Most animals instinctively break their fall to minimize injury. Countless articles with medical, scientific, and even psychological focus exist on the subject. A dictionary definition of the “break your fall” idiom is “to interrupt, prevent, or soften one’s fall, either physically or figuratively.” The concept is a good analogy for high school graduates this year to “break” the traditional approach to typical “Fall” semester activities. The similarity extends beyond the witty use of words.

Let me put this in the context of Worldly Experiences…

A lot has been written about the gaps in our education system and its overall limited relevance as preparation for the future manpower requirement. It is evident that looking at ourselves as “manpower” in itself is limiting; we certainly need to develop healthy, powerful and energized human bodies, but the future will value the “brainpower” you wield much more than your physical power. Being trained in school to follow instructions, understand and accept authority, and develop skills in competition, co-operation, and collaboration, was an efficient approach when career paths were well-defined. There was a known set of skills and competencies that were needed to succeed in most areas, and (most importantly) we were aware of the numbers of graduates needed to work certain markets. Courses, activities and assessments were designed to meet these needs, infrastructure was set up, processes, systems and metrics were defined, teachers and administrators/governors were trained, and it enabled a great run of security, growth, and overall prosperity. But that was last century!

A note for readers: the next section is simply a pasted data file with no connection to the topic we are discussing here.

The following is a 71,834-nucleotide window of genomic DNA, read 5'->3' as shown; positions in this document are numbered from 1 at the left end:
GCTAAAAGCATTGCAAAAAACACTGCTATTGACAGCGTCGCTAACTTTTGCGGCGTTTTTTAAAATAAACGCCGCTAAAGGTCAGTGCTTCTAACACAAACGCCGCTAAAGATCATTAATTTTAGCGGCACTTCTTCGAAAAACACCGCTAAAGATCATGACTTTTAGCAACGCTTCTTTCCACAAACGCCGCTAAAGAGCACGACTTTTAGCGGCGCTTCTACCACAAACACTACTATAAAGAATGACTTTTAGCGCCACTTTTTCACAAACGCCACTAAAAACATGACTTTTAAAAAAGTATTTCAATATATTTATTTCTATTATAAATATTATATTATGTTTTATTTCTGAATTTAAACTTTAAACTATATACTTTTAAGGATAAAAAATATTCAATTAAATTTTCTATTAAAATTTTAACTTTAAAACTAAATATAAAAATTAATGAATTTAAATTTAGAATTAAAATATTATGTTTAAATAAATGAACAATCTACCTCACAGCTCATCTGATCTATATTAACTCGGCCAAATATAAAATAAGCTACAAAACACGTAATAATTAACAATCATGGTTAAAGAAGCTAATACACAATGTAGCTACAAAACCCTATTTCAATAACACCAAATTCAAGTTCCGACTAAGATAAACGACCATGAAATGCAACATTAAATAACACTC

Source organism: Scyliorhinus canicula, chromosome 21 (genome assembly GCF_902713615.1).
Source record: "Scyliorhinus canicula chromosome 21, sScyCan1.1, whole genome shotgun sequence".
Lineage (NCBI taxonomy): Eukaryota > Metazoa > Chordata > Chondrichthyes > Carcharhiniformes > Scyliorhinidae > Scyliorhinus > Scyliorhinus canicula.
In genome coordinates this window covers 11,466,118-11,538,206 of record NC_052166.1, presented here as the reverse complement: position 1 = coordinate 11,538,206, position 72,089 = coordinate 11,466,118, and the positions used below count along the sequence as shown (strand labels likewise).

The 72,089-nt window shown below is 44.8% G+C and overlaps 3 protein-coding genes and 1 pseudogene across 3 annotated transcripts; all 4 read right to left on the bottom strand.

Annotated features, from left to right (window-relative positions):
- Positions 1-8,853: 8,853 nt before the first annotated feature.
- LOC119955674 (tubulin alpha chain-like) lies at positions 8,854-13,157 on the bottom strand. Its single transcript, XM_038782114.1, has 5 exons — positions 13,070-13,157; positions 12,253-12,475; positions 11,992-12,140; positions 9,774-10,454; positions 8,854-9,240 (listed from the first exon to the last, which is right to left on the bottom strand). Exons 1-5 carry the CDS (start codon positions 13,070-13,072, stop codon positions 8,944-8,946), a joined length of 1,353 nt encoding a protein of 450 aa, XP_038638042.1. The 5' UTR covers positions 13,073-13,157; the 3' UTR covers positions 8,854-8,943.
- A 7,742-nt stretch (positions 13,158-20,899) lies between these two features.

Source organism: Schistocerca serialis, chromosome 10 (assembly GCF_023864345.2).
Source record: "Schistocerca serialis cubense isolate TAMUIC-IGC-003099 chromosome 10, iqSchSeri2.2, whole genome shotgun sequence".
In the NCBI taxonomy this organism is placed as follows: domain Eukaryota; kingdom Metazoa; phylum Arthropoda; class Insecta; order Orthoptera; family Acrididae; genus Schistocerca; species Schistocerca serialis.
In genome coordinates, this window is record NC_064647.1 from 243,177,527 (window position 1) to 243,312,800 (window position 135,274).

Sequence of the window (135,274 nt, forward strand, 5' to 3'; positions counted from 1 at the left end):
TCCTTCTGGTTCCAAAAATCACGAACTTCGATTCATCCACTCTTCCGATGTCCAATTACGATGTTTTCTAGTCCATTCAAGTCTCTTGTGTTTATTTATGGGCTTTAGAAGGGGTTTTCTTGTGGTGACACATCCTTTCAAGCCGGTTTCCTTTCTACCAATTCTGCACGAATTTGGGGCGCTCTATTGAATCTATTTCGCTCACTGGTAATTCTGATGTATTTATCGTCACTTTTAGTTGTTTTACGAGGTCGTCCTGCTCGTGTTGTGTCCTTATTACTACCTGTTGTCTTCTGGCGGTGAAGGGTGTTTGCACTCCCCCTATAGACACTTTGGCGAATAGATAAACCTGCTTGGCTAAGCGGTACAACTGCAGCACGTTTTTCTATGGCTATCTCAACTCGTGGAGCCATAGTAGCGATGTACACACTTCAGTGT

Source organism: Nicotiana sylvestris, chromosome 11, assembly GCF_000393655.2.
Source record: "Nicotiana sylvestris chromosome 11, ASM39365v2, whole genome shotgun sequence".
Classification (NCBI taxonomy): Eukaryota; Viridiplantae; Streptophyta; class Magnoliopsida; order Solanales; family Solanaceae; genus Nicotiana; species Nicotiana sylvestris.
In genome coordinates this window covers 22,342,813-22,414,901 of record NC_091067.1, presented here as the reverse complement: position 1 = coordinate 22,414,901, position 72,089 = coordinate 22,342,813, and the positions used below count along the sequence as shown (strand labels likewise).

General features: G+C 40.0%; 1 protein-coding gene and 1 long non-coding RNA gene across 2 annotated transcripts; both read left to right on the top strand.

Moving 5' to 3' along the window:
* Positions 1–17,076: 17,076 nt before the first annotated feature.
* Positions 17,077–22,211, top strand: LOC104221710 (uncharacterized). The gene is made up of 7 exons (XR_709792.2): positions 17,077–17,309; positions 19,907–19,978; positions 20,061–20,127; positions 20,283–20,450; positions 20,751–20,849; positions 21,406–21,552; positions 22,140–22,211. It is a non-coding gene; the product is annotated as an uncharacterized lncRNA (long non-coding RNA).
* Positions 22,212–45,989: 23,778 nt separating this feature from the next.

This century we stare at a VUCA (volatile, uncertain, complex, and ambiguous) future. The fast pace of change has rendered our job role and skills prediction models, even 5 years into the future, ineffective. The regimented models of defined academic years and hourly engagement for students have been limiting, and we can see definitive signs of the impact. These range from huge global unemployment (exacerbated by the pandemic), reports of unfilled positions due to lack of needed talent, and severe imbalance of global economy in terms of financial, social, and regional divides. While the schooling system is being overhauled and newer models of learning are being introduced, high school grads need to look inward and take the necessary actions to be future-ready. It’s the only way to reap the benefits of the exciting (and unknown) opportunities that are going to unfold.

So take a gap year.

In the current situation, you – the future leaders – would do best to take a break this year. A gap year has become the conventional approach to pause the process and allow students to realign their efforts towards planning their own vision of the world. Traditionally, the gap year has been a bold luxury, and if you were courageous or privileged you could take a year and explore the world backpacking, taking up odd jobs, making new friends, and in the process you’d get a ringside view of the real world. However, this year, travel is much more tedious with all the checks and precautions, and could pose risks that outweigh the benefits. As we discover the brighter side of networking/working/learning/indulging-from-home, how about adding the idea of a “virtual gap year” into the mix?

Think of it as… exploring-from-home. Can we explore the world (and opportunities) more mindfully, purposefully, and scientifically – virtually? We think so.

Seriously consider the value of taking a gap year this fall. The college experience would be restricted this year, and that truth can only have negative effects on the costly education you’d receive. There are options today which help you discover the future of work, examine future-orientated skills, and experience the future of learning. Any person with a basic understanding of how the world is taking shape will tell you these are the critical skills moving forward. After building these skills, any college experience would be richer, and you’d discover added value that would grow with you.

For this “fall,” let’s not just look to “break your fall,” but take a giant leap into the future with added awareness, conviction, and preparedness .